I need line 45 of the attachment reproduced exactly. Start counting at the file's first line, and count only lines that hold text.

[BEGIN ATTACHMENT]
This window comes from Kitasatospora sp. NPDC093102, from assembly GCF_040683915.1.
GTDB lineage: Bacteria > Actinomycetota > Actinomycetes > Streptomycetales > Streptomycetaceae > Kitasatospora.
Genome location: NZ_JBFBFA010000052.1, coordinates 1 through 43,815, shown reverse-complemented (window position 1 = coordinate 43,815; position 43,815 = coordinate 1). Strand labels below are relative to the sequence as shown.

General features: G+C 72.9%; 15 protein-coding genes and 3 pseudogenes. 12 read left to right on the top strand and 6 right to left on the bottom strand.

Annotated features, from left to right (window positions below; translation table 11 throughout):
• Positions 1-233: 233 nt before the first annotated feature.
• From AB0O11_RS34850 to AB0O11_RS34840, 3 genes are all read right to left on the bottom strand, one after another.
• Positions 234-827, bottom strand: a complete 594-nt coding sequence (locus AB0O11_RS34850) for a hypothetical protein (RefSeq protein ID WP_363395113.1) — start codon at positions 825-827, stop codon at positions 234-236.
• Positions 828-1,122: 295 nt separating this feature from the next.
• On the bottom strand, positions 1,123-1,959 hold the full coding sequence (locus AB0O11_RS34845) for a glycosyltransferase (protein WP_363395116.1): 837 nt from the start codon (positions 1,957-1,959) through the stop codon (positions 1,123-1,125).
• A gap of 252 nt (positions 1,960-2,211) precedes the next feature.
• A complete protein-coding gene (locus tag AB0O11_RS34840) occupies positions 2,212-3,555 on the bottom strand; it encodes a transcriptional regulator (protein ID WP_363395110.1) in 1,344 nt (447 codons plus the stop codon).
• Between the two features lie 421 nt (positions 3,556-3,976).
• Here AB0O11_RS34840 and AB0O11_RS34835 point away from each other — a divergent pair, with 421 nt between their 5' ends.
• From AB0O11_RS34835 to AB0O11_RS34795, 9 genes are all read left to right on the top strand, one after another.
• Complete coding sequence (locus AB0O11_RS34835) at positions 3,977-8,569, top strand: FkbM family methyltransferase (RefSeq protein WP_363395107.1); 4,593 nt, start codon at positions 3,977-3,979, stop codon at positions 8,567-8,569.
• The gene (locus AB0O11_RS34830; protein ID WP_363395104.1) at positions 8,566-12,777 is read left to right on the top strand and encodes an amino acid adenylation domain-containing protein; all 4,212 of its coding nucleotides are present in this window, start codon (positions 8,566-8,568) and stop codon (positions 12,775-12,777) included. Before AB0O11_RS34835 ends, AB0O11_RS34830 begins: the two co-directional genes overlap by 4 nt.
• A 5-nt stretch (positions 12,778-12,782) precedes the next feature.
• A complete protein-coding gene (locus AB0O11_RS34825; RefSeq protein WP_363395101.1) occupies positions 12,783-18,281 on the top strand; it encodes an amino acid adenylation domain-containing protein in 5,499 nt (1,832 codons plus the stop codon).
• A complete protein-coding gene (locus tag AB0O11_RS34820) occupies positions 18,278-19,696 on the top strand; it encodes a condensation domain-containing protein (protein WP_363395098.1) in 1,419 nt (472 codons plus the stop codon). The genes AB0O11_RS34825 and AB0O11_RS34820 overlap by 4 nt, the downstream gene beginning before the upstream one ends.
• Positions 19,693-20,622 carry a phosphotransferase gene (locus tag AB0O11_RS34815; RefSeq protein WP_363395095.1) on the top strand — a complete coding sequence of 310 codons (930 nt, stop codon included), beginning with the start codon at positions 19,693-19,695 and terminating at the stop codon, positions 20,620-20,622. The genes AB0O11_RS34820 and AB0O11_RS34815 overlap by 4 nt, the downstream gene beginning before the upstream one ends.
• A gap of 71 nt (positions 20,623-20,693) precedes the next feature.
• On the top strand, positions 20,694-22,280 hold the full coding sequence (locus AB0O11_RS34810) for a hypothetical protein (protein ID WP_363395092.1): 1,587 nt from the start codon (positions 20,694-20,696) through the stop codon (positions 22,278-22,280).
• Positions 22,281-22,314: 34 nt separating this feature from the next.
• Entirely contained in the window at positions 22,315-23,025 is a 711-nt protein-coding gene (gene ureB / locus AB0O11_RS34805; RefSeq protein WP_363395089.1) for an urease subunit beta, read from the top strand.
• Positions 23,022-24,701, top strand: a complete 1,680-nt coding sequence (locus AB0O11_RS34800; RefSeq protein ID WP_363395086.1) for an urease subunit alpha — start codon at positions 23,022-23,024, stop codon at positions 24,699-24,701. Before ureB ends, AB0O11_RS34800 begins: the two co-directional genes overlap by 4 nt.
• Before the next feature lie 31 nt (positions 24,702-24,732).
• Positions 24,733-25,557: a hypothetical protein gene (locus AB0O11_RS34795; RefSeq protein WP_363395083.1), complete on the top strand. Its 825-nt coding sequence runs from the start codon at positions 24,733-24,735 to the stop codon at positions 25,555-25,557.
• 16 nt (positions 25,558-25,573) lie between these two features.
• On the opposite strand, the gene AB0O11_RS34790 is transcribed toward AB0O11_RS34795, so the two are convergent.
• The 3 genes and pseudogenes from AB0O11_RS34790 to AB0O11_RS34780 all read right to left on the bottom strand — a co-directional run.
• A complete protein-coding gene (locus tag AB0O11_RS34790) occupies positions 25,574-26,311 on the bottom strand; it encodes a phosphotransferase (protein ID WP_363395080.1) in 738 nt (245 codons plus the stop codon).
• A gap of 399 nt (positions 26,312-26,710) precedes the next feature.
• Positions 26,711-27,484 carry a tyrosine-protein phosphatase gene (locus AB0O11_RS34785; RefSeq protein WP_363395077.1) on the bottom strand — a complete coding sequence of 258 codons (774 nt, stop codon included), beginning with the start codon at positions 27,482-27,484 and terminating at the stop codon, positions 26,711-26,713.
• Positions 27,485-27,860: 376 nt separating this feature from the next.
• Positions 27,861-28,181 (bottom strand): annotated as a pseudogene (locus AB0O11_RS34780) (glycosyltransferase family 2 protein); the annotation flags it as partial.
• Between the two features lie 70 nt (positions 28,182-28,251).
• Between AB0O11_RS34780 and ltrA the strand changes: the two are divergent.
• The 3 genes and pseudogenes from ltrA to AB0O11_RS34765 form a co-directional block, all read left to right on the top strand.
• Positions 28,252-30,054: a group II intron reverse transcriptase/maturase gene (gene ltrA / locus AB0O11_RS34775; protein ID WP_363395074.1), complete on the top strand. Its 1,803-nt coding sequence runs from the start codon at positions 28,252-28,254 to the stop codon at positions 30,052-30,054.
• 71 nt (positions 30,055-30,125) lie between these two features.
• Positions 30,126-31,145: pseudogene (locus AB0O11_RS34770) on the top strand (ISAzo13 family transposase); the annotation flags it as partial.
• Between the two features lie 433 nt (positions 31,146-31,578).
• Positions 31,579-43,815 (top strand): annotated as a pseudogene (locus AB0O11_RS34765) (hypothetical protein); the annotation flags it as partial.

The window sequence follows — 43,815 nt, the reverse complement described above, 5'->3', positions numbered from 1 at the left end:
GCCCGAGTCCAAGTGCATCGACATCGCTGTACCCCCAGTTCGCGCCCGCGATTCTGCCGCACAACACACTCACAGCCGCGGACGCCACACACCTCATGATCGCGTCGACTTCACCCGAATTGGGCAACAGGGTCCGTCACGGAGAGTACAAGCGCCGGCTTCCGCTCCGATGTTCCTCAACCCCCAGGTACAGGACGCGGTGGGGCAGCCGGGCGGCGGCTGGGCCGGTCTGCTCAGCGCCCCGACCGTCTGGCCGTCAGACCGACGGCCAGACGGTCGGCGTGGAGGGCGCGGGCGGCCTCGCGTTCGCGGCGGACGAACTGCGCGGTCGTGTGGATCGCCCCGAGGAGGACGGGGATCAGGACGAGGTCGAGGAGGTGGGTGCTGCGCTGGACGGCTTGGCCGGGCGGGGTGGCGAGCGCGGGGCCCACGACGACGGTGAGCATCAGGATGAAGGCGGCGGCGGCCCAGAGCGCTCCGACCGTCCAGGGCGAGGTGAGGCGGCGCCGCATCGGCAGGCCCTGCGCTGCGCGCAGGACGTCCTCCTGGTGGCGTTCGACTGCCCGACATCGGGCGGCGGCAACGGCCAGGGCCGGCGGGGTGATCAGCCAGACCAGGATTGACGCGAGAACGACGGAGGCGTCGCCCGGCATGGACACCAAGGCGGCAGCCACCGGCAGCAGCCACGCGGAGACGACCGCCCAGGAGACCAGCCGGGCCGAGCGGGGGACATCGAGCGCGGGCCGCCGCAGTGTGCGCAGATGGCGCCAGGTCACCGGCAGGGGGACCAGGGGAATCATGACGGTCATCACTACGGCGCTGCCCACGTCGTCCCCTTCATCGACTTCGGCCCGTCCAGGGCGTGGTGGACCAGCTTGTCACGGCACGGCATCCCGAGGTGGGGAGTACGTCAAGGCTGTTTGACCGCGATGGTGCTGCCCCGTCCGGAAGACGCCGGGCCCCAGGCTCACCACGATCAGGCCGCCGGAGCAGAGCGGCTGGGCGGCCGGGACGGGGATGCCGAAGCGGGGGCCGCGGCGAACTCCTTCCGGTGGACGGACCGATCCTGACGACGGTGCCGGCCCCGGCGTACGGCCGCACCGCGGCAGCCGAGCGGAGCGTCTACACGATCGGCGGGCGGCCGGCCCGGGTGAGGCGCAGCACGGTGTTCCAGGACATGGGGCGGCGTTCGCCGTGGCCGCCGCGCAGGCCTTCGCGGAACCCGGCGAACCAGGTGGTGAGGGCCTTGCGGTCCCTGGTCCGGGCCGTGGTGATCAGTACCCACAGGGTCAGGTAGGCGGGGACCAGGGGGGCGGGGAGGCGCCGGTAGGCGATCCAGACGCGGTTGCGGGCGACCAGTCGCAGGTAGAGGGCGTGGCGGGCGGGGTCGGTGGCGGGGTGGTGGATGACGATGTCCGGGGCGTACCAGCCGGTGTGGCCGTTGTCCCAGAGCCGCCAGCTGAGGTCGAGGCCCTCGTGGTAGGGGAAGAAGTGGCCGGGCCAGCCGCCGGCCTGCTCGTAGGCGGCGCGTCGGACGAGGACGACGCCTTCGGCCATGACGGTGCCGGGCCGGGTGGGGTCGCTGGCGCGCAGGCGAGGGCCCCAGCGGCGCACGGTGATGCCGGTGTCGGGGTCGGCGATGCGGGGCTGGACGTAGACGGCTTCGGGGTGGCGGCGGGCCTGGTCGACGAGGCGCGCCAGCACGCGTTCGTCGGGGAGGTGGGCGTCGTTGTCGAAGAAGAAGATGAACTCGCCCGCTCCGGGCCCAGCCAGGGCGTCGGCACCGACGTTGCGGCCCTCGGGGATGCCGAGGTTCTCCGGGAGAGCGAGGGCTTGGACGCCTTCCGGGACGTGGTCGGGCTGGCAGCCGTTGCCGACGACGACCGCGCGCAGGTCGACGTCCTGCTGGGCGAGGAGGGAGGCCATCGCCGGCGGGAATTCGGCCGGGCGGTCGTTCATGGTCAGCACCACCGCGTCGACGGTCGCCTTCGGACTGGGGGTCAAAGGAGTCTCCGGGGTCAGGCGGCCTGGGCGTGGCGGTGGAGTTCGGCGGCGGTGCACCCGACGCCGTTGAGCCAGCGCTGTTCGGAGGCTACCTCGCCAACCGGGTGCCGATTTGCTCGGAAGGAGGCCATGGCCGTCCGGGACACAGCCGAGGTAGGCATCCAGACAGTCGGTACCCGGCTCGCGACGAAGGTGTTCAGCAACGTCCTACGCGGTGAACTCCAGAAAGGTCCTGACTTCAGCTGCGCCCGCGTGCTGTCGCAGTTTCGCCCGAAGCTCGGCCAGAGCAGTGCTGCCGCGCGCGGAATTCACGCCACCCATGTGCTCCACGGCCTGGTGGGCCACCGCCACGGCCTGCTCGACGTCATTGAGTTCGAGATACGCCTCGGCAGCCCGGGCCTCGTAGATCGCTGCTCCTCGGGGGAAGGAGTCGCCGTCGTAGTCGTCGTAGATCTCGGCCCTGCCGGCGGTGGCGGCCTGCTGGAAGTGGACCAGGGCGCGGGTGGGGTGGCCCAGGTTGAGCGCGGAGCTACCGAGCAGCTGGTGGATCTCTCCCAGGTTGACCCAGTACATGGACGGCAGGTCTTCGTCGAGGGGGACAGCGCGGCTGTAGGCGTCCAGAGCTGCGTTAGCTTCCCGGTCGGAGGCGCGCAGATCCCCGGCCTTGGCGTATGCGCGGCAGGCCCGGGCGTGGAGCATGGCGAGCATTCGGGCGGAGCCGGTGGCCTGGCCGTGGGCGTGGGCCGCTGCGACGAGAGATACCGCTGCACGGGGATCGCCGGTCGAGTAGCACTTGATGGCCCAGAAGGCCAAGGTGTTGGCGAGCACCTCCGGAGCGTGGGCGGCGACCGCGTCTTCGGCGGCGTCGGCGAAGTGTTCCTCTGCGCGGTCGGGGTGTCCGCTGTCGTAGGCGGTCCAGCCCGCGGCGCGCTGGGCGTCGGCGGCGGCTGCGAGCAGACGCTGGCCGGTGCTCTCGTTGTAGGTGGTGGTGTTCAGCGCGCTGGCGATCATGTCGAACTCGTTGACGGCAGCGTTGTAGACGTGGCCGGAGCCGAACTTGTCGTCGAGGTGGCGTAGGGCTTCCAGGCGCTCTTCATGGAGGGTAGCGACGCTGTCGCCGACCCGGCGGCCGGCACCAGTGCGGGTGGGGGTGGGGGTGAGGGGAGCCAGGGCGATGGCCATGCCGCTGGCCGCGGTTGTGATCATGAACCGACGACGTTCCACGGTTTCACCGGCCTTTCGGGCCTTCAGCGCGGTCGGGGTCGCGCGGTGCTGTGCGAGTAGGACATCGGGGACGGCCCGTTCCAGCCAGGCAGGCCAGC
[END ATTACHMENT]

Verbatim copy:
The window sequence follows — 43,815 nt, the reverse complement described above, 5'->3', positions numbered from 1 at the left end: